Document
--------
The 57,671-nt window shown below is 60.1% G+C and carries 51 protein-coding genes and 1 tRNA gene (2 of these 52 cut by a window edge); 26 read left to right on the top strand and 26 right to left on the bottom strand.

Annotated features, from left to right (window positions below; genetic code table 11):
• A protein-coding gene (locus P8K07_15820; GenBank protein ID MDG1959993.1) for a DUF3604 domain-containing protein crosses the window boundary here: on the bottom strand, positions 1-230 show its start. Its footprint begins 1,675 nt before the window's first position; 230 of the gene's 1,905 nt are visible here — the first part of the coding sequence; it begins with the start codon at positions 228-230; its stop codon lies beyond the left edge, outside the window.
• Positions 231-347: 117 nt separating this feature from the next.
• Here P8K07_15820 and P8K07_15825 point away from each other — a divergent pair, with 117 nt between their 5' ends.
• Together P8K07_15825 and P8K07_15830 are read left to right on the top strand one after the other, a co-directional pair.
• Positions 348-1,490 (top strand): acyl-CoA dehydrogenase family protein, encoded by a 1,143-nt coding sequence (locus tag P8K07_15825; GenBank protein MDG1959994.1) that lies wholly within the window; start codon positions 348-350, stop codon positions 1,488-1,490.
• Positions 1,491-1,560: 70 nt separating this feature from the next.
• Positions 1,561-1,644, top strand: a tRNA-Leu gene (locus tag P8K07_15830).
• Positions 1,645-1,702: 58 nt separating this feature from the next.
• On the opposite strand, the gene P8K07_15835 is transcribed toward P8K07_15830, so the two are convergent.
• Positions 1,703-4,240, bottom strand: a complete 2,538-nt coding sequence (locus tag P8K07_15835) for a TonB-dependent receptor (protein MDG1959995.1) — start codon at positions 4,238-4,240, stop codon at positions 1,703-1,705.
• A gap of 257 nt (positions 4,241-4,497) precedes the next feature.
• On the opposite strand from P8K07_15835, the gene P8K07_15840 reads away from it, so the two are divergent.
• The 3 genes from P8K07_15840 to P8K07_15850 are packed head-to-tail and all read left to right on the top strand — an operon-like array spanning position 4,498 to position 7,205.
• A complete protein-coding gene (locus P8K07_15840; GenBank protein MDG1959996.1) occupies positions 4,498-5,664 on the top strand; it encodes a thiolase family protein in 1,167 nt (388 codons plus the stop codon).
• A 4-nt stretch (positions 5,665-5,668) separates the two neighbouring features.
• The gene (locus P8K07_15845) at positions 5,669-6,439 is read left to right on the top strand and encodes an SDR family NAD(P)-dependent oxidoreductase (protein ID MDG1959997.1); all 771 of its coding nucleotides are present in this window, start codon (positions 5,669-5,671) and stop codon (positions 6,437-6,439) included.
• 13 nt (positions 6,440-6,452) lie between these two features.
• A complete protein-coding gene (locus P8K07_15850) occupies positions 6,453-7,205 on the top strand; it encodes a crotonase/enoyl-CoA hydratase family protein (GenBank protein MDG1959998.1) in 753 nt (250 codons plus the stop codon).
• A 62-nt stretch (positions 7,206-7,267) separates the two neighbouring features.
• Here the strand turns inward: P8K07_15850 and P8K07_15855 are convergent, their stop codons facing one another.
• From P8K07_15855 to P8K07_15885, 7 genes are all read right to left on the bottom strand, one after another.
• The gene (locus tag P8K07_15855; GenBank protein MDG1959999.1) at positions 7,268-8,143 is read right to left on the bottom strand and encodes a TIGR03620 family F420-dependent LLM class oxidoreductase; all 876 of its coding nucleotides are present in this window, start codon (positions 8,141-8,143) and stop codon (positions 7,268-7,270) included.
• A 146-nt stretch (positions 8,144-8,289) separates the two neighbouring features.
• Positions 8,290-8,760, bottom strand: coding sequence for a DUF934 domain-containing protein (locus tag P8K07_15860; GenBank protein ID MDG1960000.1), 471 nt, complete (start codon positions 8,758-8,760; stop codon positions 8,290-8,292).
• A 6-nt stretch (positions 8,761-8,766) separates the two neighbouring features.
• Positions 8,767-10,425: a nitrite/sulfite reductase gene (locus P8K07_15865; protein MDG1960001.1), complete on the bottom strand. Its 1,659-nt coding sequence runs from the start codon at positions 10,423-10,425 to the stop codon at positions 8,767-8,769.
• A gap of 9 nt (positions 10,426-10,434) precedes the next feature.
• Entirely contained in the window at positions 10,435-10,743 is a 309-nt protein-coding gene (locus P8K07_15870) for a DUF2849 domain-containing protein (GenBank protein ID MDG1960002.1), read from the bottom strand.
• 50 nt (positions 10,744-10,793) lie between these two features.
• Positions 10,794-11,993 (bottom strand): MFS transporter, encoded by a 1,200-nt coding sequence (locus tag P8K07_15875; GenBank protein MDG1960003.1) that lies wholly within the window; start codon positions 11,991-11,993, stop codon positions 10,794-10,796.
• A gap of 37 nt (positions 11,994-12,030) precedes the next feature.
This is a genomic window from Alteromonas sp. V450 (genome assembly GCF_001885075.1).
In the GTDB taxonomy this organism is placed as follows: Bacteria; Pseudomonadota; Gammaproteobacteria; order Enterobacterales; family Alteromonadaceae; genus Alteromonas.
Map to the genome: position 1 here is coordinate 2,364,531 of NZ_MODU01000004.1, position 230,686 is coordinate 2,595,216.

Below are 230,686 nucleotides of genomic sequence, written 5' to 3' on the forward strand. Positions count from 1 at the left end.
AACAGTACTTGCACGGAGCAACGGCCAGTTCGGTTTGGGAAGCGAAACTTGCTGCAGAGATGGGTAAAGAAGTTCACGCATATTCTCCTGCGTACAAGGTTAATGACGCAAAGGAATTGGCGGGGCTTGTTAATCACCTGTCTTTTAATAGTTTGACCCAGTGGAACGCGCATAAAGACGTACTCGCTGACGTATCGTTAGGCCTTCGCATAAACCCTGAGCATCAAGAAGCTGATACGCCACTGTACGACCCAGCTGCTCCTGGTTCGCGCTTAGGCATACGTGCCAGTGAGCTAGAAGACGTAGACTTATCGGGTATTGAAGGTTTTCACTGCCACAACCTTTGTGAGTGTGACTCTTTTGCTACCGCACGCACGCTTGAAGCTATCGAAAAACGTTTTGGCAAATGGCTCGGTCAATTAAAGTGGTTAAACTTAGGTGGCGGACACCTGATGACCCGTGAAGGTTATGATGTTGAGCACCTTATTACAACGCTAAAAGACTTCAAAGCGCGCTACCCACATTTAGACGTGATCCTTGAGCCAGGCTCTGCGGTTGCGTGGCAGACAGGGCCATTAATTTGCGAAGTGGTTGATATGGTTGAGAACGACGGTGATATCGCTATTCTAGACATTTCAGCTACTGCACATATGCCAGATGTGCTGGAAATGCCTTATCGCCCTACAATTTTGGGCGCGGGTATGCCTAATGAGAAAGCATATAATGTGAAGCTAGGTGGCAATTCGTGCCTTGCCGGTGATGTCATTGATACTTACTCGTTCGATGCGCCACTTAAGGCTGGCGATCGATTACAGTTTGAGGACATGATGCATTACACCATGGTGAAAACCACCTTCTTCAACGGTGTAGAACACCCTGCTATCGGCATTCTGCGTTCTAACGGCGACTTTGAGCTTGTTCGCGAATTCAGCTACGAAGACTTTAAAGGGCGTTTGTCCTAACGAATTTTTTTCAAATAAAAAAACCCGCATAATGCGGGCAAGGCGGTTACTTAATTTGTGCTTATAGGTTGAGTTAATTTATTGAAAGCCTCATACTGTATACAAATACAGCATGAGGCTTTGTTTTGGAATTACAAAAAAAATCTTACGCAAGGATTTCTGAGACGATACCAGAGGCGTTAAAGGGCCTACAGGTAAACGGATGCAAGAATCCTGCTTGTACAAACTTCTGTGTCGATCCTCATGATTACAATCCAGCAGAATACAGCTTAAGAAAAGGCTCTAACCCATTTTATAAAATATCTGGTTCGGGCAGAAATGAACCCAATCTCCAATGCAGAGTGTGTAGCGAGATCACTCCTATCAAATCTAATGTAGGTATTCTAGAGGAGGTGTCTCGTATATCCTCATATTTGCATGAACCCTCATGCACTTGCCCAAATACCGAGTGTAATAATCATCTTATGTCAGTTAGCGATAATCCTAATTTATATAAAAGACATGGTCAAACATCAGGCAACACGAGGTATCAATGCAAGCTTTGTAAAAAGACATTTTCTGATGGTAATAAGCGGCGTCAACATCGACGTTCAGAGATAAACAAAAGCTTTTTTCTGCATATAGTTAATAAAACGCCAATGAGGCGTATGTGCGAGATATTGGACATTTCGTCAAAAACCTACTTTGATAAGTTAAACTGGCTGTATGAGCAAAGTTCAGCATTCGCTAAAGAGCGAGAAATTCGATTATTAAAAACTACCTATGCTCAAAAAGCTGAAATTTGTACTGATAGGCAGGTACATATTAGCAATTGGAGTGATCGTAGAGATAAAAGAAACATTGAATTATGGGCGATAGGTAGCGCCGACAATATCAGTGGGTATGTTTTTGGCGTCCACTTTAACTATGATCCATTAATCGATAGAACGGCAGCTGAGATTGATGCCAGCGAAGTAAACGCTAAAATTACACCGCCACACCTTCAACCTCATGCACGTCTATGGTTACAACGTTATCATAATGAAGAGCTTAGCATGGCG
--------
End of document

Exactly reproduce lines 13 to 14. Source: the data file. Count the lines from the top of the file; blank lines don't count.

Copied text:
• A gap of 257 nt (positions 4,241-4,497) precedes the next feature.
• On the opposite strand from P8K07_15835, the gene P8K07_15840 reads away from it, so the two are divergent.